"It is an historic moment and an important step in providing justice and accountability to the Congolese people," State Department spokeswoman Victoria Nuland told reporters in Washington on Wednesday.
The spokesman for the White House National Security Council, Tommy Vietor, also said, "This decision illustrates, the international community is united in its determination to end the repugnant practice of using child soldiers." He added that Wednesday decision was a reminder that those who prey upon children, forcing them to become soldiers and sex slaves were committing a despicable crime for which they would be held accountable.
On her part, the European Union High Representative Catherine Ashton declared that the verdict on Lubanga was a landmark for international criminal justice and offered an opportunity for the ICC to reflect on the proceedings and analyze lessons learnt.
"This judgment constitutes a significant achievement for the Court in its task of ensuring respect for, and enforcement of, international justice," she said. According to her, the verdict demonstrates that perpetrators could not act with impunity and resonates far beyond the DRC, as Lubanga's trial has risen awareness about the plight of child soldiers and the fact that recruiting and using children under 15 years in combat was a war crime.
Officials with United Nations said the ICC decision was a "milestone" warning to all states which use child soldiers. Secretary General Ban Ki-moon described the ICC ruling as "an important step forward" in making sure that "perpetrators of crimes against children in situations of armed conflict are brought to justice."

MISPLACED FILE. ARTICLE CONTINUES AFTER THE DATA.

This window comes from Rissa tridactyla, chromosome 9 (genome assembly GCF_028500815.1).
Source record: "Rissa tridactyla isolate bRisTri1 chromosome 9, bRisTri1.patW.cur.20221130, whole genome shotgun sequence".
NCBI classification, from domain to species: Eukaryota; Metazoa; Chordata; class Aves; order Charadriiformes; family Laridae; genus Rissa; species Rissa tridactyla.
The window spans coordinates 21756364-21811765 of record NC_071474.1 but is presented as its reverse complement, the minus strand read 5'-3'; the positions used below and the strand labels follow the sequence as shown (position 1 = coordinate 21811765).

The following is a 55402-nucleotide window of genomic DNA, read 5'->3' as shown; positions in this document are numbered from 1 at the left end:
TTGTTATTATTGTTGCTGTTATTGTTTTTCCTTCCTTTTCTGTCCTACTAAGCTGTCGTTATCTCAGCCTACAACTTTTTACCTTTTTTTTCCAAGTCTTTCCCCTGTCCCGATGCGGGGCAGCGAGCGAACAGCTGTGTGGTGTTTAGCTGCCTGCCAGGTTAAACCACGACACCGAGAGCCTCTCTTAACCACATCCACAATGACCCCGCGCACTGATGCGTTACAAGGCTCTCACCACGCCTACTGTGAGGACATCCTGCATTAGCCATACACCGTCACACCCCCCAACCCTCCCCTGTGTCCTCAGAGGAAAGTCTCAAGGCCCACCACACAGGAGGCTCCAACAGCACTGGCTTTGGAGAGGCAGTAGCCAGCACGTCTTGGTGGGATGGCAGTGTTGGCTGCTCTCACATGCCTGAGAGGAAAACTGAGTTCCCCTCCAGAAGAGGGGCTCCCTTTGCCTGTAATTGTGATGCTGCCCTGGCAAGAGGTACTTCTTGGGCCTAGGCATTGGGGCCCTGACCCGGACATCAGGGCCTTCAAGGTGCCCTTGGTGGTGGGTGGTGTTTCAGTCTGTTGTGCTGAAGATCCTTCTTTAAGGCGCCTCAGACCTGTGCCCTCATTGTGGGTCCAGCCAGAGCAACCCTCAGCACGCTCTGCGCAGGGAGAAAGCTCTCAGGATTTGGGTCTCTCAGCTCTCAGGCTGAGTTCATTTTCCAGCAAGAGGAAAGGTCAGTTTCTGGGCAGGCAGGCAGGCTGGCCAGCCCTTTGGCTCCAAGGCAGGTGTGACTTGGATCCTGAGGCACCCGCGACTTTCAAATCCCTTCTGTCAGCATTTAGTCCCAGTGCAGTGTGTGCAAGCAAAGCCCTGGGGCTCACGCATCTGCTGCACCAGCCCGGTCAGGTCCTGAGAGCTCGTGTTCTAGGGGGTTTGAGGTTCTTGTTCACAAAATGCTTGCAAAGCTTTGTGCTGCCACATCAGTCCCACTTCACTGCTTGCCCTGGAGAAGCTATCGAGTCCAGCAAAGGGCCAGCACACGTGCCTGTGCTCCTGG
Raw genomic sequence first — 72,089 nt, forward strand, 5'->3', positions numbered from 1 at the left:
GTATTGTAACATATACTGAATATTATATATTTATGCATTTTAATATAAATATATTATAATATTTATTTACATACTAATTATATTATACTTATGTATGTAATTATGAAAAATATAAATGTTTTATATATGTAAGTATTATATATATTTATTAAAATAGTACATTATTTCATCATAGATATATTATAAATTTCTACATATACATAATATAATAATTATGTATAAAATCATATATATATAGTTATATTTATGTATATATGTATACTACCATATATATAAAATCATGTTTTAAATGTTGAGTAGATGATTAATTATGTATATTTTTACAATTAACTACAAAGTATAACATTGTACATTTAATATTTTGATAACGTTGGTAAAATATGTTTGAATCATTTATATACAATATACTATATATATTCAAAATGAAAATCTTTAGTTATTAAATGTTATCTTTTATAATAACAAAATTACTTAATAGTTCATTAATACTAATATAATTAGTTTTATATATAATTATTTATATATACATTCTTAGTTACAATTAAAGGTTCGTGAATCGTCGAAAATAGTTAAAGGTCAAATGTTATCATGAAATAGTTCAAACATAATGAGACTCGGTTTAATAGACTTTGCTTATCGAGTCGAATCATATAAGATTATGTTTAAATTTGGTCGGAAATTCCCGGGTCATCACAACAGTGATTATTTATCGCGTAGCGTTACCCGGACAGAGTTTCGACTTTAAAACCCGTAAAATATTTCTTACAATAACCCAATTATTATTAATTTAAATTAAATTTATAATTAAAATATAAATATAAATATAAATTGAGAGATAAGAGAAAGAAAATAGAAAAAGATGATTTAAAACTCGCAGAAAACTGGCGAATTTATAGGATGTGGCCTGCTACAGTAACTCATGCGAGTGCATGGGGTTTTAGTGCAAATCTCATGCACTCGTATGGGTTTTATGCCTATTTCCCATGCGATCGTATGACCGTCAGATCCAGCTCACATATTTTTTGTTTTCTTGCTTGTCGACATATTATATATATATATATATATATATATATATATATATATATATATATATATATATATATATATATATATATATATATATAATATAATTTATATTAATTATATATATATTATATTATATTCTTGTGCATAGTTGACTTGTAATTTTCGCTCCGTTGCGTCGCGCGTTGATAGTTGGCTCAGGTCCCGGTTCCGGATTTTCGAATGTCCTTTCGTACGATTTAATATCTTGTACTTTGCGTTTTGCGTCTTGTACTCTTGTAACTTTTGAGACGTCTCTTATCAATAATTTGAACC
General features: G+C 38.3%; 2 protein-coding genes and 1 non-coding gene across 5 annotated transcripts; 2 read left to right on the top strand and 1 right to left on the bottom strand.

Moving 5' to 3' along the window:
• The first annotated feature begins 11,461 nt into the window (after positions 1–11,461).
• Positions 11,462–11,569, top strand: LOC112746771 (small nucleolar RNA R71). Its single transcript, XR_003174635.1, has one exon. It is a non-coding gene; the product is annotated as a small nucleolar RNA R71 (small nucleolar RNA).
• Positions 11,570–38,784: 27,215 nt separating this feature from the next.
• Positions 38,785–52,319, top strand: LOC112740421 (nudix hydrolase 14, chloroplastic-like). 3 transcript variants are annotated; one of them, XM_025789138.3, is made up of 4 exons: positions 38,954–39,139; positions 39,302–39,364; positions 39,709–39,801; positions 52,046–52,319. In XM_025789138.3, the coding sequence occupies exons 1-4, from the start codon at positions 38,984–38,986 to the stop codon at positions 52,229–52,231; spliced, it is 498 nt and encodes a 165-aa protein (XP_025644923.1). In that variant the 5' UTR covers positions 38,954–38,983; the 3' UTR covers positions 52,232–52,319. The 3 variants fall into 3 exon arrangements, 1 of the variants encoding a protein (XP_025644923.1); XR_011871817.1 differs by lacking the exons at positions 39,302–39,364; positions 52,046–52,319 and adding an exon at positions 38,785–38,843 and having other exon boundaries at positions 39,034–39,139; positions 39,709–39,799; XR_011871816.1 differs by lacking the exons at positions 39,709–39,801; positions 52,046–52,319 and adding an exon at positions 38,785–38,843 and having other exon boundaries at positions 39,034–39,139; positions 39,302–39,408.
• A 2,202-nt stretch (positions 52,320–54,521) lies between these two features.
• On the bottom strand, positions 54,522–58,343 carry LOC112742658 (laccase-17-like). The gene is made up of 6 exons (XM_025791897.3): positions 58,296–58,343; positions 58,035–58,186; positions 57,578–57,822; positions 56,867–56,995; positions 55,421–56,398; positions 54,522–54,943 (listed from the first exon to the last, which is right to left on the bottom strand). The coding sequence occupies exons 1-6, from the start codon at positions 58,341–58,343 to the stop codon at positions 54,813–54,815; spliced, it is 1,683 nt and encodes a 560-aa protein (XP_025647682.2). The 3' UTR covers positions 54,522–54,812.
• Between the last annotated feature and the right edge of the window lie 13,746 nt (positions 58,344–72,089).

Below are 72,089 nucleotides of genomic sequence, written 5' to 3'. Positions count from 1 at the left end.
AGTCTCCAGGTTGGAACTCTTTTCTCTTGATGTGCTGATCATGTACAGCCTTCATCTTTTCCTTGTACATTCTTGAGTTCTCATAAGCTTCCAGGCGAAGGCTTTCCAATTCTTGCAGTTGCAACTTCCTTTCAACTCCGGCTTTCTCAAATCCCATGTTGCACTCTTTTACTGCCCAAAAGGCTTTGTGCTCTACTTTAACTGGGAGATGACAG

He is quoted in a statement issued on Wednesday by UN News Centre as calling for greater international effort "holding accountable those who commit genocide, crimes against humanity and war crimes."
On Wednesday, the day the verdict was released, the Secretary-General's Special Representative for Children and Armed Conflict, Radhika Coomaraswamy, announced an agreement in South Sudan to keep youths under 15 out of the army and allied militias.
She is quoted as saying, "In this age of global media, today's (Wednesday) verdict will reach warlords and commanders across the world and serve as a strong deterrent."
The UN Children's Fund, UNICEF, executive director Anthony Lake termed the ruling "a pivotal victory for the protection of children in conflict," adding that the conviction of Lubanga "sends a clear message to all armed groups that enslave and brutalize children: impunity will not be tolerated."
A minister in DRC said his government wanted the ICC to impose an "exemplary" sentence on Lubanga. "The government is hoping for an exemplary punishment as a deterrent to all of those who have chosen war and murder, so that all these people know that genocide, war crimes and crimes against humanity will always be tried", Justice Minister Emmanuel Luzolo Bambi said
The Hague-based ICC found Lubanga (51) guilty of enlisting child soldiers into his militia and using them to fight in a gold-rich region during the bloody four-year war in Ituri, a district in the eastern part of DRC from September 1, 2002 to August 13, 2003.
Three judges unanimously found that Lubanga had participated in a "common plan to build an army" and control Ituri politically and militarily.
This plan, they concluded, led to the conscription of children under 15 into the troops of the Union des patriotes congolais (UPC) and its armed wing the Forces Patriotiques de libération du Congo (FPLC). Lubanga was president of the UPC at the time. Lubanga will receive his sentence on April 18, 2012.
© Hirondelle News Agency